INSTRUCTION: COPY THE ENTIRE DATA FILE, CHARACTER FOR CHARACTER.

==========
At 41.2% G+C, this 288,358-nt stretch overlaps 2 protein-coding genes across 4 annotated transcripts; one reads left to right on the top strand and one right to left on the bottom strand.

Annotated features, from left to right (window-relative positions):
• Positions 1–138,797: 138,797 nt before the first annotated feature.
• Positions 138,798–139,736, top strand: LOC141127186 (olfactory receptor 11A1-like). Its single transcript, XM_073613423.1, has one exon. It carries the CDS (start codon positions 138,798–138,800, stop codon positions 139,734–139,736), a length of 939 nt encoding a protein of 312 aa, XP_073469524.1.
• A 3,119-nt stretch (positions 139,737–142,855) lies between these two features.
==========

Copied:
At 41.2% G+C, this 288,358-nt stretch overlaps 2 protein-coding genes across 4 annotated transcripts; one reads left to right on the top strand and one right to left on the bottom strand.

Annotated features, from left to right (window-relative positions):
• Positions 1–138,797: 138,797 nt before the first annotated feature.
• Positions 138,798–139,736, top strand: LOC141127186 (olfactory receptor 11A1-like). Its single transcript, XM_073613423.1, has one exon. It carries the CDS (start codon positions 138,798–138,800, stop codon positions 139,734–139,736), a length of 939 nt encoding a protein of 312 aa, XP_073469524.1.
• A 3,119-nt stretch (positions 139,737–142,855) lies between these two features.